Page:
2. Materials and Methods

In a cross-sectional pilot study, women aged between 18–50 years, consuming either a vegan/plant based (n = 31) or omnivore diet (n = 26) were recruited from the general population between November 2019 and March 2020. They were recruited using social media advertisements, flyers distributed at the University of South Australia, and via the University of South Australia online participant portal. Participants self-reported consuming either vegan/plant-based diets or omnivore diets by reporting the level of compliance to a plant-based diet or how regularly they consumed animal products. Participants who usually took iodine supplements were not included in the study.
Participants attended the clinical trials facility at the University of South Australia on two occasions, one week apart. Anthropometric data and demographic details such as income and level of education were collected. Information about intake of specific sources of iodine, iodised salt, bread, dairy and seaweed as well as usual supplement intake were also collected.
A spot urine sample was obtained at both visits. Time of day was similar for each participant but varied between participant depending on their availability. Urine samples were collected in 70 mL polypropylene containers and kept at room temperature. Iodine analysis was conducted by a National Association of Testing Authorities (NATA) accredited laboratory. Inductively coupled plasma/mass spectrometry (ICP-MS) was used to determine the concentration of iodine. The coefficient of variation for ICP-MS is 5.2 at a UIC level of 20 µg/L and 3.5 at a level of 200 µg/L. A study by May et al. (1997) found that iodine concentration determines by ICP-MS had a lower limit of detection for the assay (2 μg/L) when compared to 5 other techniques [19]. UIC results from the two urine samples two weeks apart were averaged.
Two, 24 h diet histories were collected from each participant using the smart phone application Research Food Diary (RFD) (Xyris software Australia, Version 6.0.0 202 AF 96 AB 300, 2019). The RFD method has been validated by Ambrosini (2018) who reported comparable nutrient analysis (r = 0.52–0.79) to 24-h recalls at a group level [20]. This method was chosen over 24-h recalls administered by the researcher as participants recorded their total food intake prospectively on two different days and did not rely on the participant’s memory. Each diet record was checked by the researcher with the participant. The diet records were analysed using the software FoodWorks Dietary Analysis package (Xyris Software Australia Version 10, Brisbane, Australia). Some foods in the dietary database used did not have micronutrient information, therefore nutrient information was obtained for these foods from the manufacturers and manually added or an equivalent food from a different brand was used which had available micronutrient information. When nutrients for manufactured products were not available, recipes were also manually added which closely matched the ingredients listed on the packaging and nutrient ratio on the nutrition panel. When nutrients for raw products were not available on Australian Food composition database, data from the US Department of Agriculture (USDA) Food Data Central was used. Dietary under-reporting was assessed using the Walter-Willett cut off method that excludes participants who had a dietary intake of less than 500kcal per day [21]. Using this method all food diaries were included. Mean or Median daily nutrient intake was compared to Australian NRV’s (Nutrient Reference Values) [16].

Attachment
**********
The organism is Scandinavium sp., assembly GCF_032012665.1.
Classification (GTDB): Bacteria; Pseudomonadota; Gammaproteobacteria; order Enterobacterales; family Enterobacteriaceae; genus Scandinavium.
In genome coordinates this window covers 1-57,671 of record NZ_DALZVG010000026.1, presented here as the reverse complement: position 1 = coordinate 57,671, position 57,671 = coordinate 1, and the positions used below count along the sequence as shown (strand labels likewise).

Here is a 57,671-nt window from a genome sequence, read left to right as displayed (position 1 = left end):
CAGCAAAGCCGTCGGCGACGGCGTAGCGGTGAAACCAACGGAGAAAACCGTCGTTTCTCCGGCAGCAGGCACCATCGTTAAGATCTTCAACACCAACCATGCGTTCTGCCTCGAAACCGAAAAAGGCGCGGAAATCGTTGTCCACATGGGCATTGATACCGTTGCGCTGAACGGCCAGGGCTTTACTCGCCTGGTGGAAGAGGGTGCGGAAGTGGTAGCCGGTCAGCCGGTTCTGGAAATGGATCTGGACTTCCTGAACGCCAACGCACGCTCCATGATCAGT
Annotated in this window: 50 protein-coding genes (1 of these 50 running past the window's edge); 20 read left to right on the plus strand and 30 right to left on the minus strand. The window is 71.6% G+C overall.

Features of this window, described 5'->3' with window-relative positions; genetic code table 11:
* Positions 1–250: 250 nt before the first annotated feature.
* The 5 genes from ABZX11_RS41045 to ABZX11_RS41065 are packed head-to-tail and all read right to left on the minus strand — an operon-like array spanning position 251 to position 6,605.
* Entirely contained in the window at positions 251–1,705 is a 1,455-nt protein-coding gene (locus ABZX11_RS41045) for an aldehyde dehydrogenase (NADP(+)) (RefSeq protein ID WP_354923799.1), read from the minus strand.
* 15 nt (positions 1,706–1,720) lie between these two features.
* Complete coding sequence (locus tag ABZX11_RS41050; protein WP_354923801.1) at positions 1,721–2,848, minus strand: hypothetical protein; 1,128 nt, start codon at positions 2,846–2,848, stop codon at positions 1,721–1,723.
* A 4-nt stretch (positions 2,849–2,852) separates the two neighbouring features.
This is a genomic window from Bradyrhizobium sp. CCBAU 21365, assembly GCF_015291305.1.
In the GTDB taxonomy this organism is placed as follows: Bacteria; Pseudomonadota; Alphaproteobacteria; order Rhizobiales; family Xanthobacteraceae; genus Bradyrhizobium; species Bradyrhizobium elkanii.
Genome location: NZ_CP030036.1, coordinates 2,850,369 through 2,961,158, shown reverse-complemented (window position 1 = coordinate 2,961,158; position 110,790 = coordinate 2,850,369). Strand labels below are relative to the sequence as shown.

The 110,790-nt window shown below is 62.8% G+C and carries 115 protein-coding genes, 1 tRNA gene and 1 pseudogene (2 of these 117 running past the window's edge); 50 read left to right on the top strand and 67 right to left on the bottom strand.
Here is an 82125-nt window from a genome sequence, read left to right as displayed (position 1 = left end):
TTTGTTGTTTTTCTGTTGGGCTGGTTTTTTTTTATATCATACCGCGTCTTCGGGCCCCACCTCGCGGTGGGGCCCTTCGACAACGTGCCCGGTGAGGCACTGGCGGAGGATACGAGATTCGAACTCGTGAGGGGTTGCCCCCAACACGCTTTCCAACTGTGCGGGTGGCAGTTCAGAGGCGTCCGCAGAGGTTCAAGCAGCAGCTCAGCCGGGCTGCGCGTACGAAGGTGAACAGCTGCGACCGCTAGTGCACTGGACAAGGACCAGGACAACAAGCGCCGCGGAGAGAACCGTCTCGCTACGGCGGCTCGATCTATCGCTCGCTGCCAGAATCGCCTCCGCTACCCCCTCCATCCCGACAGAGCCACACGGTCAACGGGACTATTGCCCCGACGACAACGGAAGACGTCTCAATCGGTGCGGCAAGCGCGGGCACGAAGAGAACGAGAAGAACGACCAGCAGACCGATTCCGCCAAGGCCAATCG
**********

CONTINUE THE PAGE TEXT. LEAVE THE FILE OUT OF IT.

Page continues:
2.1. Power

A sample size of 25 participants per group was needed to detect a minimum significant difference in UIC of 40 µg/L at 80% power between the plant based/vegan and omnivore groups at p < 0.05.

2.2. Statistics

Data analyses were performed using IBM SPSS statistics version 26, 2019 (Armonk, New York, NY, USA). Normality was assessed using the Q-Q test and histograms, where p < 0.05 was considered not normal in the Shapiro-Wilk test. Non-normally distributed data is presented as a median with IQR (25–75) and normally distributed data is presented as a mean ± SD. Categorical data was presented as a number and compared between groups using Chi square tests. Mann Whitney U tests were used to compare continuous nonparametric data between groups and paired t-tests were used to compare parametric continuous data between groups. Spearman’s test was used to assess correlations between continuous data and UIC. Independent samples Kruskal Wallis tests were used to compare differences in UIC between participants with specific food consumption from various categories. p < 0.05 was considered significantly different, unless otherwise specified.